They’re the last players picked for the plates.
But 40,000 pounds of them are headed to local charities thanks for a small army of Duke and other volunteers who sorted them into 10-pound bags outside the university’s Smith Warehouse on Saturday.
The Society of St. Andrew, a national organization that focuses on feeding the hungry, dropped off the potatoes gleaned from area farms.
“Potatoes have along shelf life, so we get a lot of reject potatoes,” said the society’s Meg Spears-Newsome, 24, as volunteers loaded 700 pounds into the back of an SUV headed for Durham’s Walk in the Light Ministries.
“They can be misshapen, too big, too small,” she said. “Grocery stories typically can’t sell any (with) blemishes, but they’re perfectly edible.”
Six Duke departments, including the Duke-Durham Neighborhood Partnership and Religious Life at Duke, helped organize the event.
“This is an opportunity to get outside ourselves and think about engaging with our community,” Christy Lohr Sapp, associate dean for religious life at Duke Chapel and an organizer of the event, said in a news release.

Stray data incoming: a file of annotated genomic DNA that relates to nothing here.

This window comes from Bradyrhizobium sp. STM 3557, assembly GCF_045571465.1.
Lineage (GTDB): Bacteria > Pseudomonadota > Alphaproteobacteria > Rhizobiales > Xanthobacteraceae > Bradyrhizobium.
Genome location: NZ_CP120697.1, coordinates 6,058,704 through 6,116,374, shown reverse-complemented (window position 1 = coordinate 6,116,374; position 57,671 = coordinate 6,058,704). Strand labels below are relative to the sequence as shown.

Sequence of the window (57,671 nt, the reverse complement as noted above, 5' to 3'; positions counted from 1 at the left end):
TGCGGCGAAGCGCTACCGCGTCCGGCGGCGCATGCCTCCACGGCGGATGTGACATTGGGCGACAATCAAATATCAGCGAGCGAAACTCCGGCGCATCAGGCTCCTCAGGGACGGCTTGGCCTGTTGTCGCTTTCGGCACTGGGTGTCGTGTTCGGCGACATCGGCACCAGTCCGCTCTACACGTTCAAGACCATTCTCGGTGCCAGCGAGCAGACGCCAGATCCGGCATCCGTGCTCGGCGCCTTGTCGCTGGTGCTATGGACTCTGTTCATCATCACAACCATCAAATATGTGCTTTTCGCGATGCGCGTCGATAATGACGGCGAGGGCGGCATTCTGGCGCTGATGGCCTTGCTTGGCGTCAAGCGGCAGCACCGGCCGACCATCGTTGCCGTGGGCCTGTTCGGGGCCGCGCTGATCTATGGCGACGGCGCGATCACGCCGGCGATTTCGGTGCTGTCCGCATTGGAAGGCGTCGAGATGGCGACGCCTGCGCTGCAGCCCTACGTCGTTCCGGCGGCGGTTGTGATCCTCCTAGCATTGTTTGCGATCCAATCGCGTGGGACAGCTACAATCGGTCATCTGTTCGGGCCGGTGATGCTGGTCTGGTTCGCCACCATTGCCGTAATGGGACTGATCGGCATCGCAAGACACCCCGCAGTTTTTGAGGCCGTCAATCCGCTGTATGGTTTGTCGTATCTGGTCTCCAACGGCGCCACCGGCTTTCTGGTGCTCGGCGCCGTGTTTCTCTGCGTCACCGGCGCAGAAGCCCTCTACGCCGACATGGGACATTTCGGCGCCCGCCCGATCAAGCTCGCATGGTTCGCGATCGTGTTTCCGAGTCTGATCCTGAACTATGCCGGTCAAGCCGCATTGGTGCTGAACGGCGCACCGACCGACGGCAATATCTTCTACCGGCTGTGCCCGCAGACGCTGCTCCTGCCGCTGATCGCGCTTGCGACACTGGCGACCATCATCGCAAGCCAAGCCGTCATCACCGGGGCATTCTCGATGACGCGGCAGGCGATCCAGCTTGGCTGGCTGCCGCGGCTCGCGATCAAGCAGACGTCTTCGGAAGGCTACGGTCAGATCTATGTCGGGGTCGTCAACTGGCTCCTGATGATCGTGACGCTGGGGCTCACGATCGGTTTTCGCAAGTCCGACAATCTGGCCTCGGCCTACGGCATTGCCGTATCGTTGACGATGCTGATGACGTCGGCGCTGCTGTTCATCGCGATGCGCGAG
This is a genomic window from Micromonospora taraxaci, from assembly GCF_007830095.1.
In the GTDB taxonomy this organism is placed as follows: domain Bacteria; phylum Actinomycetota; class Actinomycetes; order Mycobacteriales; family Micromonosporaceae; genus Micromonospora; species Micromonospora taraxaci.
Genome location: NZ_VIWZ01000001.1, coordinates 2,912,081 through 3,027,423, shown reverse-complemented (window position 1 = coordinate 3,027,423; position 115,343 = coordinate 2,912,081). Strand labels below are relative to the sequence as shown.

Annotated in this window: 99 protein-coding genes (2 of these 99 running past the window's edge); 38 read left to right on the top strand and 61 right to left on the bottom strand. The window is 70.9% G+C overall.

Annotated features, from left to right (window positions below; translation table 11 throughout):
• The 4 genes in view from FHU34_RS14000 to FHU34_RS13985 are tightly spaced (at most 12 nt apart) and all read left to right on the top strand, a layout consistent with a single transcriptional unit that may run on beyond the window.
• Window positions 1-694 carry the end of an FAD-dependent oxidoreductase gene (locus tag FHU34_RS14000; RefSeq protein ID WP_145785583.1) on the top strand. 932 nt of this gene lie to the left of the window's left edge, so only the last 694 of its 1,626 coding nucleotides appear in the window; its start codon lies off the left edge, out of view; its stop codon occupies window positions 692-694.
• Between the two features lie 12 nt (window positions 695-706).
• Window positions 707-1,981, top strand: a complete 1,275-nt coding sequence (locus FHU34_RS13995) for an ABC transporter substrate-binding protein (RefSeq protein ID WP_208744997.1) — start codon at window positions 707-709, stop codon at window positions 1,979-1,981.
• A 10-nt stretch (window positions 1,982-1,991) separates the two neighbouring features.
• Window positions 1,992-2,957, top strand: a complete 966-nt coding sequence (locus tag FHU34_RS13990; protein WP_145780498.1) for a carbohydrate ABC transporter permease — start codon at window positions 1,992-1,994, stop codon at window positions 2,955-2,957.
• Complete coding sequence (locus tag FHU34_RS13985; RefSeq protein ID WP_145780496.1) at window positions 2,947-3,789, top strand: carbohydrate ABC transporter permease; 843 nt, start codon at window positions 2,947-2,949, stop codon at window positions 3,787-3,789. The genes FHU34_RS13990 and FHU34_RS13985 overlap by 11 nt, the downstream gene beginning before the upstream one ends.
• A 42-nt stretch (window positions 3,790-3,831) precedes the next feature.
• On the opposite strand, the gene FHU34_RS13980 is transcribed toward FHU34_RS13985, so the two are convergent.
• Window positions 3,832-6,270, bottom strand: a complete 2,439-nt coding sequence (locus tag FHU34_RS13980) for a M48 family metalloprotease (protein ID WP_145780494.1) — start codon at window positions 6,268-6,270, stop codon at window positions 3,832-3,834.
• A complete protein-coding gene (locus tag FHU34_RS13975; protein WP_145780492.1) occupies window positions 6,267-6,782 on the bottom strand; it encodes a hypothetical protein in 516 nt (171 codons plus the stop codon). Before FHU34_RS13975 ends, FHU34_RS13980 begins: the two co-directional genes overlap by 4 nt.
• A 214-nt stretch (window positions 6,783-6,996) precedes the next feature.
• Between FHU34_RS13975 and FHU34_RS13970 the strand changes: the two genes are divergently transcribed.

One of the organizers for Saturday’s “potato drop,” Duke senior Greg Poore, has also helped Duke partner with Duke Dining and Urban Ministries of Durham, collecting extra food from six campus locations to donate to the charity.
With financial help from Sustainable Duke’s Green Grant Fund and Duke Student Government to pay for supplies and transportation, Poore and about 15 student volunteers gathered about 1,600 pounds of food last year from the Marketplace, Penn Pavilion, Freeman Center and other locations at Duke. Poore, who has led the effort since fall 2013, said last spring’s 1,600 pounds was about five times what he averaged in previous semesters.
“Things can start small, but the impact to a community is larger than us,” Poore said in the release. “We were able to feed over 1,300 people last semester and it’s exciting to see other people get involved who want to help the community.”
Bryan Roth of the Duke Office of News & Communications contributed to this story.
Food Recovery Network
Throughout the academic year, volunteers can help pick up unused food items from Duke eateries and drop them off at Urban Ministries of Durham, the Durham Crisis Response Center and other agencies that prepare meals for Durham’s homeless and disadvantaged residents. To learn more, email Greg Poore at firstname.lastname@example.org.